*P*and the power emitted by a dipole in free space

*P*

_{0}

*γ*is the non-radiative-SPP rate at which SPPs are thermally dissipated in the infinite tip shaft.

_{spp}*γ*represents the local energy transfer decay rate and is associated with short ranged dissipation due to ohmic losses. Furthermore,

_{LET}*γ*can also be separated into the different spatial components according to the power emission of the system. In antenna theory this corresponds to the directivity of an antenna. In NSOM the use of a substrate, which may also be opaque in the emission frequency range, often restricts the measurable signal to the upper halfspace. Therefore, we separate the radiative decay rate into contributions to the upper

_{rad}*γ*

^{+}and lower

*γ*

^{−}halfspace In principle, these values can be obtained by integrating the Poynting vector over the corresponding hemisphere [e.g. boundary

*P*

^{−}in Fig. 1(b)]. In the presence of an infinitely extended tip the situation is more complicated because of the SPPs which can propagate along the wire. However, by noting that the propagating SPP decays very quickly in the transverse direction, it is possible to use a circular ring [see

*P*in Fig. 1(b)] for the power integration. In this segment the scattered field from the tip is very low and can be neglected. This allows for separating the power decay into SPPs and radiation in the upper halfspace [

_{spp}*P*

^{+}in Fig. 1(b)].

For nano-spheres it is known that the emission rate is enhanced dominantly for the orientation of the transition dipole parallel to the central axis of the particle [27–29]. For a perpendicular orientation mainly quenching is observed and only small enhancements ∼ 2 can be obtained, if the emission frequency is close to the plasmon resonance [29].

It can be assumed that the situation is similar for a SNOM tip. Therefore, we restricted the following study to emitters with a transition dipole oriented along the central axis of the tip.

Furthermore, it is important to note that a field enhancement most efficient when the tip is excited along the central axis, which leads to a *z*-polarized electric field below the tip, and therefore we will only use emitters with a transition dipole moment parallel to the *z*-axis.

Issa and Guckenberger [13] have studied a similar configuration with a dipole below a SNOM tip. As already mentioned before, they have found for dipole-to-apex distances ≲ 5nm quenching becomes important due to a local energy transfer, being restricted to a very small volume at the tip apex. Furthermore, they have stated that the generation of SPPs becomes extraordinarily efficient. The character of the occurring SPPs was mainly non-radiative, whereas also coupling to the far-field by the tapered part of the tip was observed.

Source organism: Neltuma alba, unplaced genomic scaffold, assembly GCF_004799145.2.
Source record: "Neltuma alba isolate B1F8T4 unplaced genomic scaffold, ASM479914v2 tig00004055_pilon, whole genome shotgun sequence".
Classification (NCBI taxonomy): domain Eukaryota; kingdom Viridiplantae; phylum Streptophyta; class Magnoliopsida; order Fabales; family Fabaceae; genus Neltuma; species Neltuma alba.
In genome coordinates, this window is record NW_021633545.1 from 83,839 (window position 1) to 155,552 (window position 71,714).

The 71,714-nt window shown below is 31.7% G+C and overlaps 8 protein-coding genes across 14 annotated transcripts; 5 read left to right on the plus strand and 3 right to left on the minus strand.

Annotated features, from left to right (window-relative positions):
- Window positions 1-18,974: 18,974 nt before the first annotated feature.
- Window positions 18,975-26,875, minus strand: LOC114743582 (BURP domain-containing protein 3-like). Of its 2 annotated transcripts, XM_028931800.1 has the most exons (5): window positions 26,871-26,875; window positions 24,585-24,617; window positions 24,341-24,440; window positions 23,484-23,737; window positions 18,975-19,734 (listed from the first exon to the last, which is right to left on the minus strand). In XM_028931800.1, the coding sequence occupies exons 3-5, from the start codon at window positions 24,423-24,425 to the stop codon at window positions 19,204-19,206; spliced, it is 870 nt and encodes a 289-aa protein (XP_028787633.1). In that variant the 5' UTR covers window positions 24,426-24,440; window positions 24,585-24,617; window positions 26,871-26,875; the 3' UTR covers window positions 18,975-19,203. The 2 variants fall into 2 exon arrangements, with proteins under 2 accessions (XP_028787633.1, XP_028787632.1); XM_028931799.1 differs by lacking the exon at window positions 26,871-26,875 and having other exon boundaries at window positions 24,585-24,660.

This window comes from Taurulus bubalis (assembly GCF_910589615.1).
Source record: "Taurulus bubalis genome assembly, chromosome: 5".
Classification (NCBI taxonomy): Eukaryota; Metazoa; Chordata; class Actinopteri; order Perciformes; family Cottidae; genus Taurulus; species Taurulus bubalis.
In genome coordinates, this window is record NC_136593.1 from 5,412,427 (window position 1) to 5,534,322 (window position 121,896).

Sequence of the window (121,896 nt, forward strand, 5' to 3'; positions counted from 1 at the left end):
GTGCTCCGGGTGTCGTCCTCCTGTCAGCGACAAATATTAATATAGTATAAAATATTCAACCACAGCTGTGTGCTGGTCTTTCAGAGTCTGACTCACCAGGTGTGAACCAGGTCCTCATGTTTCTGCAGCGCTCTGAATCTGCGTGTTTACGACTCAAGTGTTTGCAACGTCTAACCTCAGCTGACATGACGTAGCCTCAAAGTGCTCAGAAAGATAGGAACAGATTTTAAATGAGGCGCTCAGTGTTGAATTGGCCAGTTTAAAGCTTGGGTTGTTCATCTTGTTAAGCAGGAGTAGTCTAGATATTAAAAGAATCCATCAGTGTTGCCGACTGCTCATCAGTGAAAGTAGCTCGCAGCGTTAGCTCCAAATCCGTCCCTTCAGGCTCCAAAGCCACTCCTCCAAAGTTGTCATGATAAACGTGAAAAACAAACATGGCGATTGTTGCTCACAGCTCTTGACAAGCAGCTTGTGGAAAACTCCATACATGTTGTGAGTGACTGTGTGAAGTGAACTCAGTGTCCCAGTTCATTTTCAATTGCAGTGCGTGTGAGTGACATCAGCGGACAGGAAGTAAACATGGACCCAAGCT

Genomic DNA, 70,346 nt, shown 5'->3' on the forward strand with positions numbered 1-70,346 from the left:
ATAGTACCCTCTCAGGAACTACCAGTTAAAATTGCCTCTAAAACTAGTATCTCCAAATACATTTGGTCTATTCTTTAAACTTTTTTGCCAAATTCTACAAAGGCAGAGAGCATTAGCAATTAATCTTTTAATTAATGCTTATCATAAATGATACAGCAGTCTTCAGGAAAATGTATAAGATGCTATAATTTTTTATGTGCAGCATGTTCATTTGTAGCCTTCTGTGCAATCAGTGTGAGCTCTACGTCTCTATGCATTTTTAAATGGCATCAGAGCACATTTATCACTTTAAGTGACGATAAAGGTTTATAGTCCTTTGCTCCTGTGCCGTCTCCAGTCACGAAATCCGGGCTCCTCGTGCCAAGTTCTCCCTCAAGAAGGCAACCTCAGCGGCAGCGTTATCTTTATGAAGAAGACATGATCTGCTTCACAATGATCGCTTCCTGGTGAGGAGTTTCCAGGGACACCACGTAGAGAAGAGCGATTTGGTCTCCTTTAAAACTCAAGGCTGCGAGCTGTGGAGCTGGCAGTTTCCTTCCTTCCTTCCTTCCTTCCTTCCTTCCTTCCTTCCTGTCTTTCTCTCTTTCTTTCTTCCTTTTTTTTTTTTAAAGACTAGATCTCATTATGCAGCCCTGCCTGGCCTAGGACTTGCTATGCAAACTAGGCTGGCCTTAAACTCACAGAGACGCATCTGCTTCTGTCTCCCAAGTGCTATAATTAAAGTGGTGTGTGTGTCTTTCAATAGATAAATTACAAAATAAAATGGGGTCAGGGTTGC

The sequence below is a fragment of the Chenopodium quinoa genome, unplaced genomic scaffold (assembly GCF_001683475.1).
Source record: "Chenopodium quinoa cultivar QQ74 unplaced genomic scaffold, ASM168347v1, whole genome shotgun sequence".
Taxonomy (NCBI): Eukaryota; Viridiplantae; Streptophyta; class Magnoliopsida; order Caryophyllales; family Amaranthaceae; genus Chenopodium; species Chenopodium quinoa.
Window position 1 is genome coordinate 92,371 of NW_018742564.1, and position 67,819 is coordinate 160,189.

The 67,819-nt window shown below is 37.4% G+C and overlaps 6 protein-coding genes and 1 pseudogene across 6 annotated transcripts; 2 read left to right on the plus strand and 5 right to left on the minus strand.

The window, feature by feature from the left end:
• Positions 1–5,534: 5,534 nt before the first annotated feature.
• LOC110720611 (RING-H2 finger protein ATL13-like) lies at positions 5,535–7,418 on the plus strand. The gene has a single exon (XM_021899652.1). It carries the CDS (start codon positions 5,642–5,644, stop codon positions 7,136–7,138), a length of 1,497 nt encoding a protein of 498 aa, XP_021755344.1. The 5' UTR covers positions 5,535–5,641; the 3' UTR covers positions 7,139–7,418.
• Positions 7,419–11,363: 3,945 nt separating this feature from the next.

We want to operate in the regime where a strong SPP generation is present. Therefore the distance of the dipole to the apex was fixed to 10nm. The excitation by a vertically oriented dipole located on the central axis of a rotationally symmetric tip can only excite SPPs with the same azimuthal symmetry. On a circular wire the corresponding axisymmetric modes can be written in cylindrical coordinates (*ρ*, *ϕ*, *z*) as [30]:

*l*= 2 denotes the interior domain of the wire,

*l*= 1 the exterior domain,

*κ*is the transverse wavenumber and

_{l}*Z*represents either the Bessel function

_{n}*J*or the Hankel function of first kind ${H}_{n}^{(1)}$. The coefficients

_{n}*A*are obtained by the solution of the corresponding boundary value problem.

_{l}Here *k _{z}* fully determines the corresponding mode. Higher order modes have a bulk-wave character, associated with high propagation losses, and consequently, only the fundamental TM0 mode, which has a surface-wave behavior, is responsible for long distance energy transport. Hereafter, the propagation constant of the fundamental mode will be referred to as
${k}_{z}^{\mathit{spp}}$ or also
${k}_{z,0}^{\mathit{spp}}$. The latter is the relative propagation constant that is given by dividing
${k}_{z}^{\mathit{spp}}$ by the free space propagation constant

*k*

_{0}.

A dipole emitter below the tip with an dipole axis aligned along the central axis of this tip will excite radial symmetric SPPs propagating along the tip. The SPP propagation on a conical tip with a small opening angle can be approximated by the propagation of the TM0 mode on a circular wire, whereby the propagation constant of the fundamental TM0 mode strongly depends on the cylinder radius; see Fig. 2.